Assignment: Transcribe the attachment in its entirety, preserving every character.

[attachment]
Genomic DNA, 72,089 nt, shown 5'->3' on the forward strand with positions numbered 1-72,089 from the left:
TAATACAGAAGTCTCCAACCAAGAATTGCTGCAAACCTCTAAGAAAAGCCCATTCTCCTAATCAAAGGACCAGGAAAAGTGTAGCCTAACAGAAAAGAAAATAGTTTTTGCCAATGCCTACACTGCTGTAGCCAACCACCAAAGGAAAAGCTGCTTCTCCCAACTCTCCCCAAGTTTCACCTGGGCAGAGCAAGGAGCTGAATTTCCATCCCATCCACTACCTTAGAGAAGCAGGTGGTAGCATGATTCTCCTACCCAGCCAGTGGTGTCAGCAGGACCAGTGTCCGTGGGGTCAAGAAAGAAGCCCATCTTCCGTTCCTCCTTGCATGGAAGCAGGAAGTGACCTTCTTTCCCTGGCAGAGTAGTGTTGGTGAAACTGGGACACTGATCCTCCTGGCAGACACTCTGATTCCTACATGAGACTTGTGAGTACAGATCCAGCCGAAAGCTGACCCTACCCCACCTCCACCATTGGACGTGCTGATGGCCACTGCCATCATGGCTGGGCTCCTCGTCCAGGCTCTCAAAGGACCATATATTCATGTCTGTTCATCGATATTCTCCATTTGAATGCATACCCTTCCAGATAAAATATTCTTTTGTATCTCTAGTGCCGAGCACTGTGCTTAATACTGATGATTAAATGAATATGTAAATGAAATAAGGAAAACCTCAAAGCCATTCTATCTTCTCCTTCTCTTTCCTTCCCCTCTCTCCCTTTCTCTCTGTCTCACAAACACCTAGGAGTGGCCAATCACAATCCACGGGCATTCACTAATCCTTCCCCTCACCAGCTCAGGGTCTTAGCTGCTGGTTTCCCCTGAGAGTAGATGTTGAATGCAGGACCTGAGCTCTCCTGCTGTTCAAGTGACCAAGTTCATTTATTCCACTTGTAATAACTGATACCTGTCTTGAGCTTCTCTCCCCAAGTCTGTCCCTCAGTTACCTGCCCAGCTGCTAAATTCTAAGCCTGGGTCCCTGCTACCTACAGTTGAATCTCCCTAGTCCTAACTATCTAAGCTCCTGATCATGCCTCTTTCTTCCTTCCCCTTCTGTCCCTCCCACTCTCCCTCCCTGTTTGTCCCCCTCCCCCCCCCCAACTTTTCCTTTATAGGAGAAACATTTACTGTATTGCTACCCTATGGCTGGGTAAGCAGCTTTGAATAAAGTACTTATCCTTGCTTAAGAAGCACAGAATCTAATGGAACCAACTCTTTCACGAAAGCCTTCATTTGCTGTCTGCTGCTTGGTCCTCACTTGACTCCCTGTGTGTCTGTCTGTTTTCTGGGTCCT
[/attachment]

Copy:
Genomic DNA, 72,089 nt, shown 5'->3' on the forward strand with positions numbered 1-72,089 from the left:
TAATACAGAAGTCTCCAACCAAGAATTGCTGCAAACCTCTAAGAAAAGCCCATTCTCCTAATCAAAGGACCAGGAAAAGTGTAGCCTAACAGAAAAGAAAATAGTTTTTGCCAATGCCTACACTGCTGTAGCCAACCACCAAAGGAAAAGCTGCTTCTCCCAACTCTCCCCAAGTTTCACCTGGGCAGAGCAAGGAGCTGAATTTCCATCCCATCCACTACCTTAGAGAAGCAGGTGGTAGCATGATTCTCCTACCCAGCCAGTGGTGTCAGCAGGACCAGTGTCCGTGGGGTCAAGAAAGAAGCCCATCTTCCGTTCCTCCTTGCATGGAAGCAGGAAGTGACCTTCTTTCCCTGGCAGAGTAGTGTTGGTGAAACTGGGACACTGATCCTCCTGGCAGACACTCTGATTCCTACATGAGACTTGTGAGTACAGATCCAGCCGAAAGCTGACCCTACCCCACCTCCACCATTGGACGTGCTGATGGCCACTGCCATCATGGCTGGGCTCCTCGTCCAGGCTCTCAAAGGACCATATATTCATGTCTGTTCATCGATATTCTCCATTTGAATGCATACCCTTCCAGATAAAATATTCTTTTGTATCTCTAGTGCCGAGCACTGTGCTTAATACTGATGATTAAATGAATATGTAAATGAAATAAGGAAAACCTCAAAGCCATTCTATCTTCTCCTTCTCTTTCCTTCCCCTCTCTCCCTTTCTCTCTGTCTCACAAACACCTAGGAGTGGCCAATCACAATCCACGGGCATTCACTAATCCTTCCCCTCACCAGCTCAGGGTCTTAGCTGCTGGTTTCCCCTGAGAGTAGATGTTGAATGCAGGACCTGAGCTCTCCTGCTGTTCAAGTGACCAAGTTCATTTATTCCACTTGTAATAACTGATACCTGTCTTGAGCTTCTCTCCCCAAGTCTGTCCCTCAGTTACCTGCCCAGCTGCTAAATTCTAAGCCTGGGTCCCTGCTACCTACAGTTGAATCTCCCTAGTCCTAACTATCTAAGCTCCTGATCATGCCTCTTTCTTCCTTCCCCTTCTGTCCCTCCCACTCTCCCTCCCTGTTTGTCCCCCTCCCCCCCCCCAACTTTTCCTTTATAGGAGAAACATTTACTGTATTGCTACCCTATGGCTGGGTAAGCAGCTTTGAATAAAGTACTTATCCTTGCTTAAGAAGCACAGAATCTAATGGAACCAACTCTTTCACGAAAGCCTTCATTTGCTGTCTGCTGCTTGGTCCTCACTTGACTCCCTGTGTGTCTGTCTGTTTTCTGGGTCCT